When Don Drummond released his report on Ontario's funding of public services last month, a hallelujah chorus went up from provincial and national media. At last someone had strong ideas about controlling government debts and deficits.
As a retired college instructor, I paid most attention to Drummond's views on post-secondary education (PSE). Now that B.C.'s budget is in, I can see a pattern. Drummond recommends a 1.5 per cent cap on post-secondary spending; the B.C. Liberals are trimming that item by about one per cent. Even as austerity is losing its charm in Europe and the U.S., politicians are taking it up in Canada like the latest fashion.
To his credit, Drummond is a clear, forceful writer. But that just exposes his limits as analyst of the real role of PSE in Canadian society. An economist, he starts his chapter on PSE by assuming that its only purpose is economic:
"In this increasingly global marketplace, post-secondary education (PSE) remains a vital asset for Ontario, as over two-thirds of all new jobs in the province are expected to require PSE."
Drummond doesn't say who expects this requirement, or what he means by "new jobs." High-tech? Fast food? Replacing retirees? But PSE to him is clearly "students' preparation for the workplace," with no airy-fairy blather about intellectual growth or scholarship.
I'm very familiar with this attitude, because I spent 41 years preparing my own students for the workplace, right down to writing resumes and preparing for job interviews. It was great fun, and I loved it. But for the vast majority of my students, it was an expensive waste of time.
Terrifying my students
We now take PSE for granted, as just one of those steps in life that almost everyone takes. And God help those who don't take it; I used to terrify my students with StatsCan data on the incomes of those with just a high school education.
But half a century ago, most people thought no more about going to college or university than they thought about becoming professional hockey players or concert pianists. It was fun to daydream about, but reality was a pretty good job in the mills or on the fishing boats. And you didn't even have to finish high school to get it.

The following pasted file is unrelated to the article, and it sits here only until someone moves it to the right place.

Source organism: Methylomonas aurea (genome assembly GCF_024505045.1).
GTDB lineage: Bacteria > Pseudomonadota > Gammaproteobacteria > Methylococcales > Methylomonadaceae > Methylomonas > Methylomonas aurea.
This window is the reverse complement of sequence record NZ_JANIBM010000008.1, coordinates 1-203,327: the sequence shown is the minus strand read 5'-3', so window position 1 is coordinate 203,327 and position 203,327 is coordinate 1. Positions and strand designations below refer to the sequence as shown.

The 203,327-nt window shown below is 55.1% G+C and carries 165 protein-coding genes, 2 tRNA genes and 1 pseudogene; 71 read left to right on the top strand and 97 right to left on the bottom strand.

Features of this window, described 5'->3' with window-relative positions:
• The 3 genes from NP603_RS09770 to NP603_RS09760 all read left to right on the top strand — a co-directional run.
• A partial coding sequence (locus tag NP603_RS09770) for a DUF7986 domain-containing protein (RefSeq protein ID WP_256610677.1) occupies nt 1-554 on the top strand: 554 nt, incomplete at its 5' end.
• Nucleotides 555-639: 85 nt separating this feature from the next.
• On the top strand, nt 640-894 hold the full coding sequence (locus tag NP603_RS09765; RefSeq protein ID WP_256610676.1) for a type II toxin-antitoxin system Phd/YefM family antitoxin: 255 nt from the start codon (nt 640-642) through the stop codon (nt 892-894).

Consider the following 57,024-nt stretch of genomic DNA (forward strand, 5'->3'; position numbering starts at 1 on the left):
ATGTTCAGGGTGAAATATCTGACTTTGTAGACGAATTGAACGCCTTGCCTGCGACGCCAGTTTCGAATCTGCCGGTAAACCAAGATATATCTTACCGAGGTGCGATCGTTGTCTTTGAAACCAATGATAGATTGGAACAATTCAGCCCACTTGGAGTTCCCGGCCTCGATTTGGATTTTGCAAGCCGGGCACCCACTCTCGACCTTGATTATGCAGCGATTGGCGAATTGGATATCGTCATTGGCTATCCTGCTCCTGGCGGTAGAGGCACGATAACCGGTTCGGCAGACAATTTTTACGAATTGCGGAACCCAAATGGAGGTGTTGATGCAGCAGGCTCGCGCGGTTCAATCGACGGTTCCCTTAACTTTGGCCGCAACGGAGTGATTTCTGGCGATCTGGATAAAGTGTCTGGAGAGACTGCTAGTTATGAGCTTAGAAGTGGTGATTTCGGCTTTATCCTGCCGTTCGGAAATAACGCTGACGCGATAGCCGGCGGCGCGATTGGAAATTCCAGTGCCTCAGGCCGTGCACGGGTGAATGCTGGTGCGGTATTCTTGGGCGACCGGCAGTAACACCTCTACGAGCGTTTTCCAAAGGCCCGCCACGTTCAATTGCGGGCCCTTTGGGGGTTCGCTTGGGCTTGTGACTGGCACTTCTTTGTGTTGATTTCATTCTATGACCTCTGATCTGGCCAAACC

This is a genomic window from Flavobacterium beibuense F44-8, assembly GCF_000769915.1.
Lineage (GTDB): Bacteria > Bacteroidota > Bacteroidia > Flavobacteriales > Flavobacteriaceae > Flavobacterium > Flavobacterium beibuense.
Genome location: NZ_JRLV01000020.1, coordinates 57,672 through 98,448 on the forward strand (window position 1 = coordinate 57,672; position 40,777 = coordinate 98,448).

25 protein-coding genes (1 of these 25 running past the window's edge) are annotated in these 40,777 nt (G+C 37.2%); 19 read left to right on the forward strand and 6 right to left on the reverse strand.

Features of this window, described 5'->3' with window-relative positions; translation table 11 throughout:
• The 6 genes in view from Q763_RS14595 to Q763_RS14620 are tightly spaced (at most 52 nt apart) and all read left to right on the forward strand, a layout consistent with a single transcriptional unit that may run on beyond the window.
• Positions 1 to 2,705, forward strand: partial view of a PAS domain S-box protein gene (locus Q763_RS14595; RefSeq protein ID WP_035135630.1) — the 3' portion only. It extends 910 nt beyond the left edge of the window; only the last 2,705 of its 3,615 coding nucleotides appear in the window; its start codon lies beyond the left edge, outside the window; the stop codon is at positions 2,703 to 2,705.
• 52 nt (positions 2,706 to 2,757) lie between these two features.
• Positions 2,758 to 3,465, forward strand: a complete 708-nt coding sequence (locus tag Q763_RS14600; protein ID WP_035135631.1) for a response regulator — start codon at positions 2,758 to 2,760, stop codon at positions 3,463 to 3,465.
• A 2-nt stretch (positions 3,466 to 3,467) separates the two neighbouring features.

In B.C., that began to change in the 1960s. The W.A.C. Bennett Socreds built Simon Fraser, and BCIT, upgraded the University of Victoria, and adopted the recommendations of the 1962 Macdonald Report to create a system of community colleges. The Barrett New Democrats expanded the colleges dramatically in the early 1970s.
That was just about when the postwar golden age was drawing to a close. Jobs were getting scarce, and employers increasingly demanded more than just Grade 12 graduation. We in the colleges learned that recessions were mixed blessings for us: Unemployed adults (especially wives and single mothers) enrolled to improve their employability. But recessions also meant austerity budgets, with more students in every classroom.
A subsidy for employers
Probably without meaning to, governments turned PSE from a benefit to young people into a multi-billion-dollar subsidy for employers. Rather than train their own workers, employers expected us to do it. And rather than train young scholars, we gladly did as were told.
This was not out of our affection for B.C. capitalism. We did it because it meant work for us.
Like any bureaucratic organization, post-secondary is only indirectly concerned with its ostensible purpose. Its overriding goal is to create more work for its members. A program that enrolls more students gets more money and hires more teachers. A program that loses students is doomed. Its faculty and staff risk losing their jobs, or bumping into another program -- taking others' jobs.
This expand-or-die attitude is ingrained in the culture of colleges and universities, and it has flourished for over half a century -- at least since the post-Sputnik boost to U.S. education, which Canada picked up on a few years later. B.C. governments since the restraint era of the 1980s have increasingly driven PSE to deliver more grads at less cost. (Drummond is also a fan of "efficiency.")
This trend was easy to encourage as long as the 18-to-24 cohort kept growing. While they rarely discussed it openly, most Canadians (and Americans) found their economic security growing precarious. Mom had to go back to work to help pay the bills. Worse yet, middle-class educated families faced the prospect that the kids would do less well than their parents. This was the first omen of today's intense income inequality.
Marketing education like condos